• ‘Welcome Home’ is Zac Brown Band’s Strong – if Safe – Return to Country Core

    “Two roads diverged in a wood, and I—

    I took the one less traveled by”

    – Zac Brown during ‘Jekyll & Hyde,’ probably

    Welcome Home is not that record. For the Zac Brown Band’s latest, available today, ZB & Co. took the road well-worn, back to the house with the porch light still flickering. It’s a path that’s safe, warm, and snug, a home chock-full of memories of “My Old Man” and nostalgia for the “Real Thing,” with “Roots” that reach deep in the ground. Fans will love it.

    But there’s something vaguely disappointing about Brown’s latest. Welcome Home is a return to the sounds, lyrics, and themes that shaped the man and the music – “even when I’m a thousand miles away from my roots, I’m home,” he sings on the lead track. But it feels less like settling into the couch after a long journey and more like being called to supper when there’s still enough daylight to keep playing outside. One can’t help but wonder if Brown, sitting at the “Family Table,” is eyeing the window, where Jekyll & Hyde and Sir Rosevelt are still at play.

    When the band released Jekyll & Hyde in 2015, the reception was incredibly mixed. The album (which we called country music’s Graceland), was a sonic stew: big band, rock, EDM, African drums, bagpipes all had their moment on the record. Some people asked for seconds, some spit it out. The main criticism was a divergence from country (an increasingly nebulous genre definition to begin with) and its shameless genre-blending.

    The result, one imagines, was a frustrated Brown and, it seems, a musical bifurcation: the Zac Brown Band would appease the outcry and release a record returning them to their expected core, while Zac and Jekyll & Hyde collaborators Ben Simonetti and Niko Moon began Sir Rosevelt, a decidedly un-country side-band to stretch their sonic horizons.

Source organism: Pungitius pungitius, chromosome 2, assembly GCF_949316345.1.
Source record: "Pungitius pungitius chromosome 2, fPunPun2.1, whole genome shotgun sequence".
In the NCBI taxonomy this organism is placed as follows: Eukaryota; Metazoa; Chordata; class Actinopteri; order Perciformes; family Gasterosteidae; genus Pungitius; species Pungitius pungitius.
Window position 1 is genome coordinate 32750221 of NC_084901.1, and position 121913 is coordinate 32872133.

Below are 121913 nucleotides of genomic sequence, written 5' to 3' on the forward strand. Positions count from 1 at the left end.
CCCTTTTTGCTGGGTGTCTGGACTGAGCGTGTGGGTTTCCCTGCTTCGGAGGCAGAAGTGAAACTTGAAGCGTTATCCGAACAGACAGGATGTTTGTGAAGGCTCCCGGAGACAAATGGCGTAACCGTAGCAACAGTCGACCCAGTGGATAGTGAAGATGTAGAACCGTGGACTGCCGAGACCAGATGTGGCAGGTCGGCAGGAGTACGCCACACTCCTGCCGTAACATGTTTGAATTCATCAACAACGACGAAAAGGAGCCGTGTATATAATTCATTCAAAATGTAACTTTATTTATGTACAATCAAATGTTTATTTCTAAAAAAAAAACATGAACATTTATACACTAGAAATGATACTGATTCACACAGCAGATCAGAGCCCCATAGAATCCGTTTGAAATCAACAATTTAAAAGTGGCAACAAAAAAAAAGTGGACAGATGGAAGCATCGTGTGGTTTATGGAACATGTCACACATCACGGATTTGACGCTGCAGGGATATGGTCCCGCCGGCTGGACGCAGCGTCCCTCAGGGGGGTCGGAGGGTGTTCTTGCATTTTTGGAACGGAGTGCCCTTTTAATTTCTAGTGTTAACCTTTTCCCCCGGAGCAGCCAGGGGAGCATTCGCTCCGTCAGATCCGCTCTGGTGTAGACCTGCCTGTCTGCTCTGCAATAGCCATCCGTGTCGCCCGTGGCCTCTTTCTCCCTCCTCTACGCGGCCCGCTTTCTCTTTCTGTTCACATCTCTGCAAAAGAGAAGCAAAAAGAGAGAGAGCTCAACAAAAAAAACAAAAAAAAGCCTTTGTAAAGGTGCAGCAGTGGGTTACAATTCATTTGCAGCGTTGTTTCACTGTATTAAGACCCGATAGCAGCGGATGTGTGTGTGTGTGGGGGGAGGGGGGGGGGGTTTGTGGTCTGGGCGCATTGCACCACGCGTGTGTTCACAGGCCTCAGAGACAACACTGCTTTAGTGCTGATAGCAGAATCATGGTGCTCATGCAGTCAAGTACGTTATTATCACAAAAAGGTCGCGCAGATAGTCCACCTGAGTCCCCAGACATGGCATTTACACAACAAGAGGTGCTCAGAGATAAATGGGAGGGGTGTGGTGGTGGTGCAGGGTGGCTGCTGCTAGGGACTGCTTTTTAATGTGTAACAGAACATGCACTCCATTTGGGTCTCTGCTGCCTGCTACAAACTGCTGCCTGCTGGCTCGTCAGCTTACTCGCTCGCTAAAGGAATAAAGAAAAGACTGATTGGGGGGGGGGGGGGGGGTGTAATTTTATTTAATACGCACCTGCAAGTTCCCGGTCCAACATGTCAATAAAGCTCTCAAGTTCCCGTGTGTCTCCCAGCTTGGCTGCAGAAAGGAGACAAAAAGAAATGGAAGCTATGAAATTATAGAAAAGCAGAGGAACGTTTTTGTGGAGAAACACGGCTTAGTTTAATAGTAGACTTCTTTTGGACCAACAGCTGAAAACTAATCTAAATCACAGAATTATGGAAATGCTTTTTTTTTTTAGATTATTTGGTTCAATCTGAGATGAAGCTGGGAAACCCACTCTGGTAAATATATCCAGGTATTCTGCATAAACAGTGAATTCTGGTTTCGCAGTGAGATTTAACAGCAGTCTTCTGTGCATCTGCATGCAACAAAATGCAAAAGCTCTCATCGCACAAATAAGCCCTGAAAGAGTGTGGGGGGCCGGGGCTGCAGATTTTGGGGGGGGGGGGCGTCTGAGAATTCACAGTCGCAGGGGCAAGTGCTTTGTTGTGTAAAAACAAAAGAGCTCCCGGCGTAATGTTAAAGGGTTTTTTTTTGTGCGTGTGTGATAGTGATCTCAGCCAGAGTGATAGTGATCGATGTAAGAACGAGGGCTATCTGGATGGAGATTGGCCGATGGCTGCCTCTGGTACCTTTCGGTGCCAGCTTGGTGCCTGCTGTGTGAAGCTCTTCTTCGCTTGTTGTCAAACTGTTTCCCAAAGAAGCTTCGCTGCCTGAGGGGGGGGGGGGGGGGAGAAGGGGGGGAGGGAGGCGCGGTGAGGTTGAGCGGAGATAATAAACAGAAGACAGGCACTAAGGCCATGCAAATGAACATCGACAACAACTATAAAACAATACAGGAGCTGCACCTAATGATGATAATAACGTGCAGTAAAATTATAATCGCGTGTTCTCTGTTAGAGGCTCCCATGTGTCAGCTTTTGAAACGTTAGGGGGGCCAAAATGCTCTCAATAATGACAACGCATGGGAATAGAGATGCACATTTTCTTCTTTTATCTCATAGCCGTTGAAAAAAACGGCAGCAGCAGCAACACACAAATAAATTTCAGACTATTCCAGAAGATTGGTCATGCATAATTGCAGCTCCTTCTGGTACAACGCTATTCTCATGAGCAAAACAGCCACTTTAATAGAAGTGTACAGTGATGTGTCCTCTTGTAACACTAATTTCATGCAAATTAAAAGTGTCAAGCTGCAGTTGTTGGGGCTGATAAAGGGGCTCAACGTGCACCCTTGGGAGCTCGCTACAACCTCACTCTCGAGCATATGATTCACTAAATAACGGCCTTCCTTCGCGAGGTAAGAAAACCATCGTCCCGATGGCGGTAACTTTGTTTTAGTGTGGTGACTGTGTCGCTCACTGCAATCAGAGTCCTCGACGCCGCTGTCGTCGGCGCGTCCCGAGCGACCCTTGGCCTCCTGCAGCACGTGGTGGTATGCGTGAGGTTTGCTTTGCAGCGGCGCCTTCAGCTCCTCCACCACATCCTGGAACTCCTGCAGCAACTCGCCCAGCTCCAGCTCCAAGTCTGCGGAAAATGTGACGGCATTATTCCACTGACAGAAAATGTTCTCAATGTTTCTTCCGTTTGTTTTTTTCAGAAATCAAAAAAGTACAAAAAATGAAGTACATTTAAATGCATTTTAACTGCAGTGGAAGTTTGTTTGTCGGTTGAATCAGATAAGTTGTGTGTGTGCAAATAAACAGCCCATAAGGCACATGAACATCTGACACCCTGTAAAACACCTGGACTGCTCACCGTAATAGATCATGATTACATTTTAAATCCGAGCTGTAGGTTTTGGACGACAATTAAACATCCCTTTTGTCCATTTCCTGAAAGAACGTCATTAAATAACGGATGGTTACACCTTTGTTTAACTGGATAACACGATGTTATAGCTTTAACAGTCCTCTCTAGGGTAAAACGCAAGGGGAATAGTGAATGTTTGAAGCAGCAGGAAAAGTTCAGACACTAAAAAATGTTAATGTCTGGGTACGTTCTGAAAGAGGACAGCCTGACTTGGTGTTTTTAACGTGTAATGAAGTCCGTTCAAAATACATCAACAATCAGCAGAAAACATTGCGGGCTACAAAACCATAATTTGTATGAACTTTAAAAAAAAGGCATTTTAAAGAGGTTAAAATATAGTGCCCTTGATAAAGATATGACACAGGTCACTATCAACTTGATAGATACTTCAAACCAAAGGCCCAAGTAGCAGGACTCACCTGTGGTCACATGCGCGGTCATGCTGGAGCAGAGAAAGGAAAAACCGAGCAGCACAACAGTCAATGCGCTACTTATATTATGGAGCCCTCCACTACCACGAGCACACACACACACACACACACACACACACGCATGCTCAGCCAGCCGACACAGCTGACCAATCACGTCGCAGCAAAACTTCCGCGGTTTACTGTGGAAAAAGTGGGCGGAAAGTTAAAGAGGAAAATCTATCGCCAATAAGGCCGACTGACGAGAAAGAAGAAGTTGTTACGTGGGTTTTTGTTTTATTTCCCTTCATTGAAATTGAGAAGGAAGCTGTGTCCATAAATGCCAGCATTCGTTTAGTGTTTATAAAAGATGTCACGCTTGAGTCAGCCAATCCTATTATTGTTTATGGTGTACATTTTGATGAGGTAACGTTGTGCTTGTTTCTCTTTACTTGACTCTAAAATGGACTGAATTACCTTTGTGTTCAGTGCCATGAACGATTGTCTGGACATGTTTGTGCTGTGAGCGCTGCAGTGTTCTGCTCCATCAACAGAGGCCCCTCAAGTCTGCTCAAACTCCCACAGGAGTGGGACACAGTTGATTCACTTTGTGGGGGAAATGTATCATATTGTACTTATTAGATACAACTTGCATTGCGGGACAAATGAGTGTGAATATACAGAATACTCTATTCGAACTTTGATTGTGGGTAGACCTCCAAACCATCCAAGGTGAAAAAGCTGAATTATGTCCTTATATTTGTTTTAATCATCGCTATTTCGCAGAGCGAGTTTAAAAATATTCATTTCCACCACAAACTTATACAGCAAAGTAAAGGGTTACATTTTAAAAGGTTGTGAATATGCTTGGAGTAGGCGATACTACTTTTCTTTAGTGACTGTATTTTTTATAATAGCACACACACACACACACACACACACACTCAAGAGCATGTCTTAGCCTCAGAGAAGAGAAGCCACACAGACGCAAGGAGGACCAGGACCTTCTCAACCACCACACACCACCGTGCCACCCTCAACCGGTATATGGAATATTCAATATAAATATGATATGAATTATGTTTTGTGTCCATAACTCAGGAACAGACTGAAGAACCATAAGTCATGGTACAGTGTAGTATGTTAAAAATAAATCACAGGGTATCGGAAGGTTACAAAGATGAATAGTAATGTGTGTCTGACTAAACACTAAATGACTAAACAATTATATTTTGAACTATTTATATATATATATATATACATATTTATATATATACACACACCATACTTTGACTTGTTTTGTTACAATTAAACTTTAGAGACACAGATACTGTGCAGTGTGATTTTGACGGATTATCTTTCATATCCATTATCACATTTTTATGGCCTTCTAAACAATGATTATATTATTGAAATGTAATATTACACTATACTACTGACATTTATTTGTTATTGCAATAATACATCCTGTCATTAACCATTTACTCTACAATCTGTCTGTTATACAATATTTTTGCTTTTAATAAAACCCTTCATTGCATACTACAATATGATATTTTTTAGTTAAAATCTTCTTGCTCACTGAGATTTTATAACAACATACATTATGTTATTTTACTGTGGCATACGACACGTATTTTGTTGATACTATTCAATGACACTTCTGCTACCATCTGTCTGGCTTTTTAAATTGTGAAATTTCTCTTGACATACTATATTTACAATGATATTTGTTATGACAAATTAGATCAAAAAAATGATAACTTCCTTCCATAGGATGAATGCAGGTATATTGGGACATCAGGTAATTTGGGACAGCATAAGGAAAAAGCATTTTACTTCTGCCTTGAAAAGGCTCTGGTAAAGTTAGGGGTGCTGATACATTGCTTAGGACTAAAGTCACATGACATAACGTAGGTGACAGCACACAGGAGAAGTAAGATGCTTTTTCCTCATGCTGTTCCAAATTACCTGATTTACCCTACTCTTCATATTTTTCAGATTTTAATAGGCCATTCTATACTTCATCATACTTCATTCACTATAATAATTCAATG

For the most part, it seems to work. Welcome Home is at worst, safe, a collection of songs that don’t particularly excite but sit snugly in their intended roles (with the exception of the islandy “Start Over,” a watered down margarita of a song). “Trying To Drive,” which features the vocals of Madison Ryann, is an exception and an absolute standout, with lyrics like “One wheel, four hands, two hearts trying to understand / how we’re gonna get there when we’re both trying to drive.” Both singers’ vocals are compelling and engaging, and the idea is interesting and strongly executed. “All The Best,” the John Prine cover featuring Kacey Musgraves, shines as well, stripping the original to a raw iteration that leans on the lyric.

    That’s not to say that Welcome Home isn’t, well, good. “Family Table” and “Real Thing” employ strong metaphors and imagery, and tap strongly into both homesickness and nostalgia. Throughout the record, Brown’s vocals and the band’s harmonies are as strong as ever, and the instrumentation is A+. It’s an album that will draw repeat listens, especially for those who felt Jekyll & Hyde was a misstep. But there’s a context tapping at the window, presenting a quandary best expressed by Brown himself, “Maybe I’d be satisfied / if I could just divide / and be two places at one time.”

    Grab Welcome Home on iTunes or stream below.